Q: You said once that some films come from the heart, others from the mind. Is it true in your case?


A: Some films have at their origins an intellectual premise. In others, it is sentiment. For instance, The Hunters was almost entirely conceived intellec­tually. The same for Days of ‘36. The Beekeeper comes straight from the heart. Most of my films are in-between, a combination of both.

Eternity And A Day (Directed by Theo Angelopolous)
Q: There are, in your films, whether they come from the heart or the mind, magi­cal moments that will stay with me forever. The party in ‘The Travelling Players’, the last shot of the old couple on the raft in ‘Voyage to Cythera’, the rape in ‘Land­scape in the Mist’, the wedding in ‘The Suspended Step of the Stork’, the New Year party and Lenin’s statue on the barge in ‘Ulysses’ Gaze’, the bus ride in ‘Eter­nity and a Day’. And these are only a very few examples. Every time they occur, one is left amazed again and again by their originality, their imagination and poetry. Is it something that just happens while you’re shooting the film or is it carefully prepared beforehand?


A: Both. The bus ride was not at all written this way. Originally, in this scene, there were just the writer and the boy. It was an almost realistic scene, which could, of course, be very moving. Two persons in an empty bus, cross­ing the city in the rain. But somehow, I had the feeling it was not enough. This is why it took so long to shoot this scene. As we were shooting, I was gradually changing it. Finally, I did the scene twice, once following the script, a second time throwing the script away. The second version is the one we used. The scene of the party in The Travelling Players, when two men are dancing the tango together, had originally a few lines of dialog. Once we started rehearsing it, I decided to change it.

The scene was taking place in 1946 – people were still wearing at the time bowler hats, striped suits, and so on. At a certain moment, during a break in the rehearsal, I noticed two men, both wearing bowler hats, standing next to each other. The pianist was play­ing a few notes of a tango, one of them approached the other, and they started dancing together. That was completely unexpected. I had not written it in the script, not even thought of it, but that is how I rounded up this scene, and I believe it was the right way to do it. Sometimes, it’s this kind of improvisation on the spot; sometimes you know what you’re going to do a few days early. For the rape scene in Landscape in the Mist, it was like that. It was not in the script, but I had it already in mind several days before we shot it.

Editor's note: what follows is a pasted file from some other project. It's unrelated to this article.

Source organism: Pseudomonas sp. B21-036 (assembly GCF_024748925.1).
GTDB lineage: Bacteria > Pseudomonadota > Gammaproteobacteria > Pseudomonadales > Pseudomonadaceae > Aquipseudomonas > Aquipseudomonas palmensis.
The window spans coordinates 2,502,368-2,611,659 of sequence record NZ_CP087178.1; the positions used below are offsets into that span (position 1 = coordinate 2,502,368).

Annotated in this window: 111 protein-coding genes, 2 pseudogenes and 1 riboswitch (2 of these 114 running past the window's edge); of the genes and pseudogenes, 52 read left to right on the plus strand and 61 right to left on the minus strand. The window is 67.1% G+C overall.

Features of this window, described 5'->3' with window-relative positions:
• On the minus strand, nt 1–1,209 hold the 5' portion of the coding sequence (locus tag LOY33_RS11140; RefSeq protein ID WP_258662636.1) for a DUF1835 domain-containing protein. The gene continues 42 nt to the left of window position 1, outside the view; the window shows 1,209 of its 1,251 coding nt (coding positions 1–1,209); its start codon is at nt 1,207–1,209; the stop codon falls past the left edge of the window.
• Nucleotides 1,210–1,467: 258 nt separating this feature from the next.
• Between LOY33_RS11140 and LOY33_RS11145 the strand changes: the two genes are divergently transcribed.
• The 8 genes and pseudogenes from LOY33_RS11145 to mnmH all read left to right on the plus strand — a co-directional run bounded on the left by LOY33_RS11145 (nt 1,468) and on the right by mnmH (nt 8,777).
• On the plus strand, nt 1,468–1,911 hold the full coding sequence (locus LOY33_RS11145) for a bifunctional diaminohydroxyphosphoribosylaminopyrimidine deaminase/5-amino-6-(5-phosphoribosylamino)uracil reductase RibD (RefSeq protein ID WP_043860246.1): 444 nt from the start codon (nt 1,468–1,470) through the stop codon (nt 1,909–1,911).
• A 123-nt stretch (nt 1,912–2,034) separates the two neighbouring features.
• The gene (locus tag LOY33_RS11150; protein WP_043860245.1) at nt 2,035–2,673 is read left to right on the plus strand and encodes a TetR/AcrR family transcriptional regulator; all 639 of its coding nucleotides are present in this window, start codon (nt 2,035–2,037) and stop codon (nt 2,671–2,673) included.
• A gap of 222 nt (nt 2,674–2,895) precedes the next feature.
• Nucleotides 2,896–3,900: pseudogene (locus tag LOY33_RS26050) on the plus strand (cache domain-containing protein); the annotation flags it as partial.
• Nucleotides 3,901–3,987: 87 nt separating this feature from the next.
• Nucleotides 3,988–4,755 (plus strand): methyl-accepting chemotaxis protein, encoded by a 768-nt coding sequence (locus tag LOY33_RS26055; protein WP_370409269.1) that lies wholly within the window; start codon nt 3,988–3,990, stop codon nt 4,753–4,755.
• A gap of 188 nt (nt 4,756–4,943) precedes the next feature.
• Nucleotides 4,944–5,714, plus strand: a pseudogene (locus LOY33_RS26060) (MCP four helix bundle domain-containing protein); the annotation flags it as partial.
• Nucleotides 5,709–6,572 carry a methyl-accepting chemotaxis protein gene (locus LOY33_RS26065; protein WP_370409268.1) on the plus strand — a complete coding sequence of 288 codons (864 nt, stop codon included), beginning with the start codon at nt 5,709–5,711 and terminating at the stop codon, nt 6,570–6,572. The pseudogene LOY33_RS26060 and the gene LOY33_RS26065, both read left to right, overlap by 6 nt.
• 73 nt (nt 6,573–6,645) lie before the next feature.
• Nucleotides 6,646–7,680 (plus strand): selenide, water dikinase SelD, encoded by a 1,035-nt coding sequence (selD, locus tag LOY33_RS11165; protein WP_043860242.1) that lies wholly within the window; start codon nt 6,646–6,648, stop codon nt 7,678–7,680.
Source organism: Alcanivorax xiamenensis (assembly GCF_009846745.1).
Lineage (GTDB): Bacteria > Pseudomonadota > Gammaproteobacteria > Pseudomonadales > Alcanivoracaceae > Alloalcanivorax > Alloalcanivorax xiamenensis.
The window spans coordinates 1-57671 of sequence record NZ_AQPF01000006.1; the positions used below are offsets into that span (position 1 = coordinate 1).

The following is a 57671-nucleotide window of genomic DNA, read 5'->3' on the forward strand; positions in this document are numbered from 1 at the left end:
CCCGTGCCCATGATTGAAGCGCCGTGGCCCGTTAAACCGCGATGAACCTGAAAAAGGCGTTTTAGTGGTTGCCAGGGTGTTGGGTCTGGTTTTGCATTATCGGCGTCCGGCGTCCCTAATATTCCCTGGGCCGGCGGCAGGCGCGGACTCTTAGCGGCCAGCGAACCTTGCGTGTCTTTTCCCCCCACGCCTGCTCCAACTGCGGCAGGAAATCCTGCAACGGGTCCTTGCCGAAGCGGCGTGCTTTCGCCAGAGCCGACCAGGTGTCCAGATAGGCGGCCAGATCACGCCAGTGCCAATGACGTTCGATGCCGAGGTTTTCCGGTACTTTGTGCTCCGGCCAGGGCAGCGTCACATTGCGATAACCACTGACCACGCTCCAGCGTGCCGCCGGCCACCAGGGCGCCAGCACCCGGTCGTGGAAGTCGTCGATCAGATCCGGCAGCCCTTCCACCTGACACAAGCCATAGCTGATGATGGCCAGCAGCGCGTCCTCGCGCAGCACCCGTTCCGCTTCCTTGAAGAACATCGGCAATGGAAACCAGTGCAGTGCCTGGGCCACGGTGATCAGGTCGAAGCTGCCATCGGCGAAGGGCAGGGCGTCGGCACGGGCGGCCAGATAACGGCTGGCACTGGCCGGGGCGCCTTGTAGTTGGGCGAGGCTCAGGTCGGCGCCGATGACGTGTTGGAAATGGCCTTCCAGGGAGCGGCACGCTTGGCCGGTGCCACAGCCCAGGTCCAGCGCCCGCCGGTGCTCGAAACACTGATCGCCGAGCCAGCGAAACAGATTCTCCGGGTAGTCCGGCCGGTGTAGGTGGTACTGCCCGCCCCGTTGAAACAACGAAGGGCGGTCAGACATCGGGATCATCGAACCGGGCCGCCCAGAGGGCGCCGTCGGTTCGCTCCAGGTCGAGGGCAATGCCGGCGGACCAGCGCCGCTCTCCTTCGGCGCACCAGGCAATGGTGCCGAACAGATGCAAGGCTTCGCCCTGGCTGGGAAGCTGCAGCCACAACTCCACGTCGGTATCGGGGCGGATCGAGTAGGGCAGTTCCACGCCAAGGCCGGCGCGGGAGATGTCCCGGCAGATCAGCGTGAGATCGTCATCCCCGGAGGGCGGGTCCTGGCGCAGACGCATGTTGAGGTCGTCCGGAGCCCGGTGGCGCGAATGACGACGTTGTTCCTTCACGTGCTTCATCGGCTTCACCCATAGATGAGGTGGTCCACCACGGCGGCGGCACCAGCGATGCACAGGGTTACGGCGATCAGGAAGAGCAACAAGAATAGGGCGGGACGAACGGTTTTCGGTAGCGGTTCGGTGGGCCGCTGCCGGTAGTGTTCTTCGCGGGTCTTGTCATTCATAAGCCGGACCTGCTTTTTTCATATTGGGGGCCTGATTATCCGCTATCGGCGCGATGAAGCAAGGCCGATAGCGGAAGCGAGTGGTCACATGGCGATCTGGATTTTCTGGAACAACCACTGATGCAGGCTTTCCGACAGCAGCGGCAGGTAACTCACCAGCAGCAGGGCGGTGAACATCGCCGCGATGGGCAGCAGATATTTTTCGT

Eternity And A Day (Directed by Theo Angelopolous)
As for the marriage scene in The Suspended Step of the Stork with the bride on one side of the river, the bridegroom on the other – when I wrote the script, the scene was different, but I felt something was missing there. Then, one day, I was in New York on a bus going to Bronx through Harlem. At a stop, I saw a small black boy improvising some dance steps on one side of the street, and on the other side, there was another small black boy, who was answering him with his own dance steps. Nothing out of the ordinary, maybe, but I immediately saw the river in the middle.

And there is some­thing else, something I read in 1958 about an island near Crete, a very small one, completely isolated in the winter. During those long months, the shep­herds who live there use a sign language to communicate with a Cretan priest, who would watch for them at certain hours. They would inform him if someone was dead on their side, he would say mass in Crete for the de­ceased person, and they would bury the corpse on the small island. The combination of these two sources of inspiration resulted in the marriage as you see it in The Suspended Step of the Stork. The New Year party in Ulysses’ Gaze was written more or less the way it is played. I knew it was all going to be in one shot, but I felt, when writing it, there was something missing, and as we were rehearsing, I added light touches here and there.

As for the barge with Lenin’s statue on it, this marks for me the end of an era. I had prepared the sequence beforehand, but the idea of having the peasants watching it float down the Danube and crossing themselves as it went by originated with something I saw in Constanza, a Romanian port on the Black Sea. A crane was moving a huge head of Lenin from a ship to a barge, when a fishing boat just happened by. The couple on it, a man and a woman, stood up, shocked, as if Lenin had just come back to life. The woman covered the man’s eyes and instinctively made the sign of the cross.

But I have to say that strangely enough there are scenes you believe are crucial when you write the script, but do not seem at all like this once you have shot them. While other scenes, which you may not have been very keen on, turn out to be key moments in the film.

– Extracted from ‘Dan Fainaru: And About All The Rest’ in Theo Angelopoulos: Interviews (Ed. Dan Fainaru, University Press of Mississippi, 2001)